Now, books and magazines that I don’t own… that’s a different story. They’re someone else’s property and deserve utmost care. And don’t you hate it when you’re reading a magazine at the dentist’s office and someone has ripped out a recipe??? 😉

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    • Carol, I wasn’t aware that you were a teacher. How did that one get past me?

      When I was a kid I can remember covering out text books with brown paper to protect them. It was something we were expected to do in the school we went to. We were often lectured about not writing in books or turning down the covers.

      Everyone admits to giving more care to books that don’t belong to them which to me indicates what? They don’t feel they treat their own books as they should…Interesting thought..

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      • Or, maybe it’s that they don’t know the other person’s book policy, so they give their book the best treatment possible? Or, maybe it’s that people are more concerned about how others think they treat books, so they keep the borrowed book in pristine condition?

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      • Yes, I taught Elementary School in Port Moody many long years ago, then worked in the school library where my daughter taught in Maple Ridge not so long ago.

        For me, taking care of someone else’s book is like using anything else that doesn’t belong to me — like renting a house or borrowing a car (not that I do either one). I want to return items in the same condition as I received them.

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  13. I’m with you, Laura. And I can’t stay it if the bind is broken. There’s no excuse for disrespecting books. One of my biggest pet peeves. Thanks for joining the ranks and expressing this must-not-do principle.

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    • Oh dear no broken backs on the books either. That ones a real no no. How would we like it if someone forced us to do the splits? Ouch!

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  14. On a slightly different topic, I asked my local library if I could get my reading copy of HARE “laminated” (or whatever they call that shiny sticky stuff that preserves books) – they did it for me, no charge, and it looks so great! I love libraries!

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    • Great idea, Jan. I should look into that. I was glad to see you had a book signing recently. Hope that went well. 🙂 Vittles, as soon as the weather straightens out?

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  15. Depends. Paperbacks get dogeared. Books I intend to save as keepsakes (Bitter, Sweet & Dead Witness come to mind) I’m very careful with. Hardbacks or books from a collection – kid gloves. Kindle or iPad version, never dogear the pages. And I never borrow books – even from the library.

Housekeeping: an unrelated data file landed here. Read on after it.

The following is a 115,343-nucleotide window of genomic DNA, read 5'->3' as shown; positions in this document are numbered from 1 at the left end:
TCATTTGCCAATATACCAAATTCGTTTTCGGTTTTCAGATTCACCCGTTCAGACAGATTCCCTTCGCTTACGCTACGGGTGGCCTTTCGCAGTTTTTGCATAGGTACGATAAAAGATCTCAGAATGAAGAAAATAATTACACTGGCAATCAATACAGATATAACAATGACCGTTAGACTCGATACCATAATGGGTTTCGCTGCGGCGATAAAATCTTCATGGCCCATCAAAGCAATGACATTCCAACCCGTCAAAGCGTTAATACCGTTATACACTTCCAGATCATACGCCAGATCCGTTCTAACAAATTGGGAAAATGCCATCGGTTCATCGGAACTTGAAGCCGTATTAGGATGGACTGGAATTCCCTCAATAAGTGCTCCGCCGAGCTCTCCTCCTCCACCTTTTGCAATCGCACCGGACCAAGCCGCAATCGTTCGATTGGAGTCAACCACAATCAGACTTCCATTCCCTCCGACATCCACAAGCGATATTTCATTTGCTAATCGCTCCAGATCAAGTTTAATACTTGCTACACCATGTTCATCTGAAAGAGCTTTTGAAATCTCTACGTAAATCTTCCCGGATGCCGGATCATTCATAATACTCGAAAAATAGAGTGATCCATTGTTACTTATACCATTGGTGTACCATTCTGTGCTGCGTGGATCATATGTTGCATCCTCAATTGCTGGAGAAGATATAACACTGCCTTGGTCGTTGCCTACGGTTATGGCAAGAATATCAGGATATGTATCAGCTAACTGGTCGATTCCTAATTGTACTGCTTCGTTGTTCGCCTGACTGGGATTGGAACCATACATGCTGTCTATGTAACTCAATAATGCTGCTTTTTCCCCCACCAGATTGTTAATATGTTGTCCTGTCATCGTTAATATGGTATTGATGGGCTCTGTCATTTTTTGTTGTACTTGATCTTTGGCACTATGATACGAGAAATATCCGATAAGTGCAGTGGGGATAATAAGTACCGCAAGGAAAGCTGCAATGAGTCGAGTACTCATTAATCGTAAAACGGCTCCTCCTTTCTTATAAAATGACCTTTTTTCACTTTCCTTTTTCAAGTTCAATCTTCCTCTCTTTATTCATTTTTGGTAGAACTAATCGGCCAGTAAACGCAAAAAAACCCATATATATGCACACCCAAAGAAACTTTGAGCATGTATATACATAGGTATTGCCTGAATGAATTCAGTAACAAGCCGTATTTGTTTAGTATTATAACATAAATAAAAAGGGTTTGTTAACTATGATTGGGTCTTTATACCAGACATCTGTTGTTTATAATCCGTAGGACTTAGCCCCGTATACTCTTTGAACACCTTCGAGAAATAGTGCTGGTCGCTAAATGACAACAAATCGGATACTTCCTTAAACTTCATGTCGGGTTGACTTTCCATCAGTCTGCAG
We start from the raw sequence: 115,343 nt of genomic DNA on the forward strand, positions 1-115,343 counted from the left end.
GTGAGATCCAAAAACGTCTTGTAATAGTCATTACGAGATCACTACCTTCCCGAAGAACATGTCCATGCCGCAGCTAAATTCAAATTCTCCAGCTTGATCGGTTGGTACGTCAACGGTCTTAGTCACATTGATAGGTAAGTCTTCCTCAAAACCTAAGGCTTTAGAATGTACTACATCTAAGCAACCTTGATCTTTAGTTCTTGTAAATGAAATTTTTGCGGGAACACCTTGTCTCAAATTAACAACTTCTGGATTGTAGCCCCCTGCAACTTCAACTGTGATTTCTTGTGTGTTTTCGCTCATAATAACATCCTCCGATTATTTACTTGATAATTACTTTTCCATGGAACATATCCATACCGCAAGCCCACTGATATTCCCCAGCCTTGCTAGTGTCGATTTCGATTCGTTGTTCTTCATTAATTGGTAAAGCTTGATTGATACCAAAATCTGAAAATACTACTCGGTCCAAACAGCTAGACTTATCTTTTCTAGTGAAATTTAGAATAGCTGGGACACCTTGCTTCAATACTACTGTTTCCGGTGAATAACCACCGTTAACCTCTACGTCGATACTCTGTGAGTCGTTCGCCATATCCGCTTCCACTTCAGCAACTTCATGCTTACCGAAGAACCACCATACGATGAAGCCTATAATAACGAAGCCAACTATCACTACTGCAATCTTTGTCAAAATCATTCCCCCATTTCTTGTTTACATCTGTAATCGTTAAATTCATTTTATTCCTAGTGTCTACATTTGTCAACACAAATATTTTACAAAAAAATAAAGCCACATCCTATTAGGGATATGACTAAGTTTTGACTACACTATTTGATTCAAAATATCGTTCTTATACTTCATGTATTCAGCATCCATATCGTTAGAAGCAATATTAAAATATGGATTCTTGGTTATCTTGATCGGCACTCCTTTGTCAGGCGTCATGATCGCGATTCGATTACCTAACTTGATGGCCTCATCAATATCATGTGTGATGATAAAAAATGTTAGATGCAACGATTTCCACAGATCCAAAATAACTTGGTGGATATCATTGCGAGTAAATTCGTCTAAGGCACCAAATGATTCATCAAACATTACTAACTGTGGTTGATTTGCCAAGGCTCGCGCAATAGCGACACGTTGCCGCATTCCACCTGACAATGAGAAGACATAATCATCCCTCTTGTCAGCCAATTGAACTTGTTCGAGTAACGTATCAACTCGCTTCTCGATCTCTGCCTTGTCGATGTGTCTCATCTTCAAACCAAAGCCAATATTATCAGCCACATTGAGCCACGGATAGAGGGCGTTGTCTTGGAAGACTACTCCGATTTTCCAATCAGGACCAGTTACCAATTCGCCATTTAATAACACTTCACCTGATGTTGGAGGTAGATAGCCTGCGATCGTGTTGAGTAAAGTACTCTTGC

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    • Hey Dave, Nice to see you’ve come out of hibernation. It’s been a long winter. I can’t use the words “long, cold winter” because I know you haven’t been cold down there in Florida.

      Sounds as though you’re a man who definitely knows how to handle a book. I was most impressed to learn that you never dog-ear your Kindle. What a relief knowing that. 😉

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  16. I’m an avid library user, (I know, as a writer, I should BUY more books), and I’m always amazed at how well tended the books are. No folded pages really ever. Amazing!

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    • Glad to hear that you use the library, Jennifer. Libraries should be an essential, especially with young kids. A great way to expose them to many books. Children’s books, especially picture books are costly.

      It nice to hear that people treat the library books with care. You’re right. I don’t recall seeing any folded pages on any of the books I’ve ever borrowed over the years.

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  17. I don’t agree! I’d much rather see a book dog-eared, broken-backed, underlined and coffee-stained than sitting pristine on a shelf.
    Why?
    The worn book has obviously been read and re-read, thought about, argued with, and carefully considered, and is clearly meaningful to at least one reader. The mint-condition book on the shelf has been read once (maybe) and forgotten. I know which one I’d prefer my books to one day be.
    This goes for fiction and non-fiction. Books are not sacred. Their contents may be. But books themselves are just paper and ink. They are meant to be read, and sometimes that means taking a beating.

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    • Thanks for dropping in Keith. I hope everything is fine in Newfoundland.

      I’m all for a book being read multiple times, and I certainly have nothing against regular wear and tear. As Jennifer mentioned she borrows books from the library, books that would have been read many, many times with no dog-ears. Yes, it can be done!!

      I’m glad this post has spurred so many people to offer their opinions. A great benefit of blogging. I love it!

      I think the one thing we probably all agree on is we all love books and we want to see them read many times over. Thanks for offering your opinion, Keith. It’s always nice to hear from you.